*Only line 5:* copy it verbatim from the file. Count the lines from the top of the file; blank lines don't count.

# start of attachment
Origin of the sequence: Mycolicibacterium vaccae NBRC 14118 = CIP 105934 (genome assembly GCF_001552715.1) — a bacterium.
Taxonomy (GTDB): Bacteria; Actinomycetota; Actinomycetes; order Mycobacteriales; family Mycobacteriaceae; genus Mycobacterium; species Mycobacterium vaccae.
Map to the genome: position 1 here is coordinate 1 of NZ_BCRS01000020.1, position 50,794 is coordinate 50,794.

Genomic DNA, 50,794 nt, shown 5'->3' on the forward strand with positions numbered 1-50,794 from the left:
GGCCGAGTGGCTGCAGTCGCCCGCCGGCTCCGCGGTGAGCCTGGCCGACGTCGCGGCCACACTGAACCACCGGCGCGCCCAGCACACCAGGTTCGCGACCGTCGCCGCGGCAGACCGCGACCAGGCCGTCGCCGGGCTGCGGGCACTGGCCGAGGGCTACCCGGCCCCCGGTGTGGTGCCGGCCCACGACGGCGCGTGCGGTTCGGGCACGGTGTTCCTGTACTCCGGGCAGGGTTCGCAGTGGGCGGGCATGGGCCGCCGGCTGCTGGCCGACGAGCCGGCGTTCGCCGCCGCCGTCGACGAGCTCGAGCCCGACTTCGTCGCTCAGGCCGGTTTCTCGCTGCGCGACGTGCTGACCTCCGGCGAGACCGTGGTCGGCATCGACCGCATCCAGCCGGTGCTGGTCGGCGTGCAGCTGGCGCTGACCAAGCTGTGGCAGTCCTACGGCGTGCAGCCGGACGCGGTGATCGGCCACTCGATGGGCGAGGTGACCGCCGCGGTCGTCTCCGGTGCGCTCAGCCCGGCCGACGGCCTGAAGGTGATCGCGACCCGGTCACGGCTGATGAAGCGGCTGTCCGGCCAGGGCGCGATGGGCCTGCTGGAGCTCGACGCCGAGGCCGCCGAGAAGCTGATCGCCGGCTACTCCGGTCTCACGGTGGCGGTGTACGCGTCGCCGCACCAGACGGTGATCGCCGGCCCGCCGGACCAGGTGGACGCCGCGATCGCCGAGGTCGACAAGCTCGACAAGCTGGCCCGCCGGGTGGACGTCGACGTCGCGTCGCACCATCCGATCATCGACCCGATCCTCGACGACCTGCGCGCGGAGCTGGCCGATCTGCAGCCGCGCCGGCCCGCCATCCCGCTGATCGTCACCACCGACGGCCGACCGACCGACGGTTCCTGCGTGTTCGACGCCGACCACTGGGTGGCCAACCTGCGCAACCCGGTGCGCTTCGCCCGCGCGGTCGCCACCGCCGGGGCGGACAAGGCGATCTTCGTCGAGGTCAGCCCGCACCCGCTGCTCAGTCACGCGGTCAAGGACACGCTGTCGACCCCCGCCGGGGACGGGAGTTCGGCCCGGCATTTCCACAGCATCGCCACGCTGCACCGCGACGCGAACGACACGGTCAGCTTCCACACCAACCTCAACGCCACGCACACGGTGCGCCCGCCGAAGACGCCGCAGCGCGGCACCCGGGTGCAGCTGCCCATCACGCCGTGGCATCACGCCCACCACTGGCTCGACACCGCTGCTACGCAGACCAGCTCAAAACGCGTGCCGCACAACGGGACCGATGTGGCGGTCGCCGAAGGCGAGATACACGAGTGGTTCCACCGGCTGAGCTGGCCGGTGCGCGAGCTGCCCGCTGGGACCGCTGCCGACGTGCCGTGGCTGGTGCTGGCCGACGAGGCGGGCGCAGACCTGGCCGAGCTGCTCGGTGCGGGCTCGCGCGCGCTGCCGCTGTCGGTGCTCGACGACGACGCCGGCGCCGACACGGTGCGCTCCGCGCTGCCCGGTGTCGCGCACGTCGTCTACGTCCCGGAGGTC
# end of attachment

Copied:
GGCCGAGTGGCTGCAGTCGCCCGCCGGCTCCGCGGTGAGCCTGGCCGACGTCGCGGCCACACTGAACCACCGGCGCGCCCAGCACACCAGGTTCGCGACCGTCGCCGCGGCAGACCGCGACCAGGCCGTCGCCGGGCTGCGGGCACTGGCCGAGGGCTACCCGGCCCCCGGTGTGGTGCCGGCCCACGACGGCGCGTGCGGTTCGGGCACGGTGTTCCTGTACTCCGGGCAGGGTTCGCAGTGGGCGGGCATGGGCCGCCGGCTGCTGGCCGACGAGCCGGCGTTCGCCGCCGCCGTCGACGAGCTCGAGCCCGACTTCGTCGCTCAGGCCGGTTTCTCGCTGCGCGACGTGCTGACCTCCGGCGAGACCGTGGTCGGCATCGACCGCATCCAGCCGGTGCTGGTCGGCGTGCAGCTGGCGCTGACCAAGCTGTGGCAGTCCTACGGCGTGCAGCCGGACGCGGTGATCGGCCACTCGATGGGCGAGGTGACCGCCGCGGTCGTCTCCGGTGCGCTCAGCCCGGCCGACGGCCTGAAGGTGATCGCGACCCGGTCACGGCTGATGAAGCGGCTGTCCGGCCAGGGCGCGATGGGCCTGCTGGAGCTCGACGCCGAGGCCGCCGAGAAGCTGATCGCCGGCTACTCCGGTCTCACGGTGGCGGTGTACGCGTCGCCGCACCAGACGGTGATCGCCGGCCCGCCGGACCAGGTGGACGCCGCGATCGCCGAGGTCGACAAGCTCGACAAGCTGGCCCGCCGGGTGGACGTCGACGTCGCGTCGCACCATCCGATCATCGACCCGATCCTCGACGACCTGCGCGCGGAGCTGGCCGATCTGCAGCCGCGCCGGCCCGCCATCCCGCTGATCGTCACCACCGACGGCCGACCGACCGACGGTTCCTGCGTGTTCGACGCCGACCACTGGGTGGCCAACCTGCGCAACCCGGTGCGCTTCGCCCGCGCGGTCGCCACCGCCGGGGCGGACAAGGCGATCTTCGTCGAGGTCAGCCCGCACCCGCTGCTCAGTCACGCGGTCAAGGACACGCTGTCGACCCCCGCCGGGGACGGGAGTTCGGCCCGGCATTTCCACAGCATCGCCACGCTGCACCGCGACGCGAACGACACGGTCAGCTTCCACACCAACCTCAACGCCACGCACACGGTGCGCCCGCCGAAGACGCCGCAGCGCGGCACCCGGGTGCAGCTGCCCATCACGCCGTGGCATCACGCCCACCACTGGCTCGACACCGCTGCTACGCAGACCAGCTCAAAACGCGTGCCGCACAACGGGACCGATGTGGCGGTCGCCGAAGGCGAGATACACGAGTGGTTCCACCGGCTGAGCTGGCCGGTGCGCGAGCTGCCCGCTGGGACCGCTGCCGACGTGCCGTGGCTGGTGCTGGCCGACGAGGCGGGCGCAGACCTGGCCGAGCTGCTCGGTGCGGGCTCGCGCGCGCTGCCGCTGTCGGTGCTCGACGACGACGCCGGCGCCGACACGGTGCGCTCCGCGCTGCCCGGTGTCGCGCACGTCGTCTACGTCCCGGAGGTC